BE PRESENT | The Prince by Niccolo Machiavelli

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In 1453, Mehmed the Conqueror was nearing the end of his conquest to bring an end to the Eastern Roman Empire. After a 57 day siege, Constantinople fell to the Ottoman sultan, signalling the end of the kingdom. As soon as the triumph was complete, Mehmed settled there and moved the Ottoman capital from Adrianople to the newly conquered city.

Constantinople was now under the rule of a new empire with a different language, different religion and different form of government, but Mehmed’s action of settling there made his position more durable and secure. In fact in Machiavelli’s eyes, not staying in the city would have resulted in not being able to keep the city at all.

In The Prince, Machiavelli declares:

New states that have different languages and customs from those of the prince are more difficult to maintain. One of the prince’s most effective options is to take up residence in the new state. By living there, the prince can address problems quickly and efficiently. He can prevent the local officials from plundering his territory. The subjects will be in close contact with the prince. Therefore, those who are inclined to be good will have more reason to show their allegiance to the prince and those who are inclined to be bad will have more reason to fear him. Invaders will think twice before attempting to take over the state.

A situation where a business or territory is acquired containing differing laws, languages or customs, will bring with it many difficulties. What is needed to keep hold of them is considerable energy and a substantial amount of good fortune. However, being present in the new area is one of the greatest helps to achieve this aim. It allows a ruler to regulate, repress and control whatever they feel is necessary.

Machiavelli gives some clear advice that is still beneficial today, especially for either a politician who may have to deal with state departments, committees and think tanks all pushing in different directions with varying agendas, or a person in business who has to deal with various divisions which have different strategic goals or takeovers in a company which have existing allegiances.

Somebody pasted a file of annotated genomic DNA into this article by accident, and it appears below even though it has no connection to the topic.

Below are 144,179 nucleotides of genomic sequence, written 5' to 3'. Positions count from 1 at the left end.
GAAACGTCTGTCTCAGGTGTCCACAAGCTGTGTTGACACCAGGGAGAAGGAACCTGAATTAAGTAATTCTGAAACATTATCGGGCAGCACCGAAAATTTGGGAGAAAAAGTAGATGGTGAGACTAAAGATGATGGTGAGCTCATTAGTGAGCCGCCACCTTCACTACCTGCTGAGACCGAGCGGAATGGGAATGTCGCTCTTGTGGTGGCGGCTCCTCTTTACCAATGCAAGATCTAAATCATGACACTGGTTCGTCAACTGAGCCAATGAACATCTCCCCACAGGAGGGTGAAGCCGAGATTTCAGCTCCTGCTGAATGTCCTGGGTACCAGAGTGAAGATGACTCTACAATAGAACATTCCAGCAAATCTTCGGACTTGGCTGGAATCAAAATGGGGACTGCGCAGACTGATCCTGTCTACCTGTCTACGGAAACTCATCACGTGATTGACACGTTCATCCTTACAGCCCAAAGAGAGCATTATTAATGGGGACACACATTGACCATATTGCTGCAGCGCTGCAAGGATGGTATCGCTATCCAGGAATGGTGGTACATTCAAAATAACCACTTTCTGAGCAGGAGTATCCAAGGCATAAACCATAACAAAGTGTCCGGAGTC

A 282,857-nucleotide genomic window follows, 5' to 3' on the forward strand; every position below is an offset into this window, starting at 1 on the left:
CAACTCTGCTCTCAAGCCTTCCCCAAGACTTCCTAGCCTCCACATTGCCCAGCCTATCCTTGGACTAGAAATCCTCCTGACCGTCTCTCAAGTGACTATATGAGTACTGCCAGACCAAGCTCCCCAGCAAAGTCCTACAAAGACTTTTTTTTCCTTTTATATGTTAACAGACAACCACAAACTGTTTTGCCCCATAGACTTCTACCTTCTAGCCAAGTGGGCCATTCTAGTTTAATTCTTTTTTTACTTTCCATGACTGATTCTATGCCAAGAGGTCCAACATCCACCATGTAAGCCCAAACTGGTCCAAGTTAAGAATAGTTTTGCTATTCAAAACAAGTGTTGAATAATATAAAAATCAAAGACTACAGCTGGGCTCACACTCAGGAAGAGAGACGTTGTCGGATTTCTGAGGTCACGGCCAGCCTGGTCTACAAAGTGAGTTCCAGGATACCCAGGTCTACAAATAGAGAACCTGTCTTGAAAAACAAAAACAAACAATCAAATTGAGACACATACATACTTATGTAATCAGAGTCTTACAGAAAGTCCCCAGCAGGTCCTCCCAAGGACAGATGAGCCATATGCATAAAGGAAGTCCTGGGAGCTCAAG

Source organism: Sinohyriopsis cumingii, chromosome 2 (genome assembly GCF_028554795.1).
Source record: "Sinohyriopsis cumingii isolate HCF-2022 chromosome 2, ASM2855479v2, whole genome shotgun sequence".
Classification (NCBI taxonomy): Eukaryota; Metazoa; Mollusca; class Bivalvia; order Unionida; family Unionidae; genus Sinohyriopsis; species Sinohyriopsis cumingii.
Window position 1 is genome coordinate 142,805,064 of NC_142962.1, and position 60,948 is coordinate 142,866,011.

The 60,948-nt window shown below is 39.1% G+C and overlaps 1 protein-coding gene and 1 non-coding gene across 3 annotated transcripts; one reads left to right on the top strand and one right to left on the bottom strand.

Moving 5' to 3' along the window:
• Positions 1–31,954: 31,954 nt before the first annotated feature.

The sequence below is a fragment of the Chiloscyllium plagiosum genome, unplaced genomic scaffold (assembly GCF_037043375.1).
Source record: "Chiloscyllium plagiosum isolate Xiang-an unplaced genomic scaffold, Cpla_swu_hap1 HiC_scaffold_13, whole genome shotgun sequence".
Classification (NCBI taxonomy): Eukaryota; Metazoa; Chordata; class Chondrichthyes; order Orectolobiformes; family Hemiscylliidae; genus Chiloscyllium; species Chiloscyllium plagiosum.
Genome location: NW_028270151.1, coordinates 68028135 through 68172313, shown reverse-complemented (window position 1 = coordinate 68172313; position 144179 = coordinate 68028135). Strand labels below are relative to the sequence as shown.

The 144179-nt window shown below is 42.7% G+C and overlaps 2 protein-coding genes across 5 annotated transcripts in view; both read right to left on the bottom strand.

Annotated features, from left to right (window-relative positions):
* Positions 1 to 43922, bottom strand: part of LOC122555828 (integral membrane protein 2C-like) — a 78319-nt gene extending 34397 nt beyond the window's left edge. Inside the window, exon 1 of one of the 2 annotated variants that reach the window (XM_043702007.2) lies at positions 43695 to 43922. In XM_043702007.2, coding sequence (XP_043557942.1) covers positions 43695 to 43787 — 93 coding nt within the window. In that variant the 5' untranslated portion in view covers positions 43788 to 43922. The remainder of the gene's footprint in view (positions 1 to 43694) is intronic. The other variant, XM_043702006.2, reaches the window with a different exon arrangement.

In these situations you need to make your presence known. Not just once or twice, but constantly. Get hands-on, so you can deal immediately with any challenges as and when they occur. Do not risk them increasing in severity by putting them off until later.

If one is on the spot, disorders are seen as they spring up and one can quickly deal with them. But if one is not at hand they are heard of only when they have become serious and by then it is too late.

In today’s world, being physically present is not always possible. If you have national or international responsibilities, you can’t be in more than one place at once. Being present today means being engaged and informed. To lead, you must make yourself available and be prepared to show the way for others. Many high-flying CEOs are up early sending emails and working late into the night; answering questions and offering their observations. Failure to be engaged according to Machiavelli, spells doom.

It is easy to get excited about the possibilities of the future but the main priority should be to manage the here and now. If today is not managed well, the visions and dreams of tomorrow will never become reality. Machiavelli urges you to live for today - for the present - rather than for tomorrow:

How one lives is so far distant from how one ought to live, that he who neglects what is done for what ought to be done, sooner effects his ruin than his preservation.

Louis XII of France made several mistakes according to Machiavelli, when attempting to occupy Milan and other Italian land. Not being present in territory with largely different customs and language was just one of them.

King Louis entered into Italy at the request of the Venetians, who were campaigning against Lombardy and wanted an ally. By conquering Lombardy, Louis gained the friendship of many surrounding small states.

However, instead of allying with them Louis decided to partner with Pope Alexander VI, who was far more powerful. He decided to crush the small powers rather than large ones, which led him to be alienated and weakened his position.

As a politician and leader, the Pope had vastly expanded the power and territory of his Catholic church and Louis XII had helped him do that. Machiavelli points out that by making others more powerful, you weaken your own position.

Whoever is responsible for another's becoming powerful ruins himself.

By bringing in a foreign power instead of guarding against them, Louis XII made another mistake. Many residents of Milan that were not happy with King Louis were drawn to the Pope, simply as a result of the hatred they felt against their current ruler. As he did not live in Italy, he could not quickly deal with these issues and as he did not establish any colonies there, wasn’t able to increase his influence in the area.

Eventually, he ended up losing all his Italian territories.

Other articles about Machiavelli:


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Adam Holownia

Adam Holownia

Adam Holownia loves reading and writing about successful people from history. He has spent the last five years sharing what he's learnt online. He is the creator of educational YouTube channels Eudaimonia and The Art of Improvement which together have over 400,000 subscribers.

His first book, Mastering Machiavelli, is a collection of essays, breaking down key concepts and themes from the highly influential work, The Prince, written by Niccolò Machiavelli. It is almost everything he knows about Machiavelli, packed into a short digital book.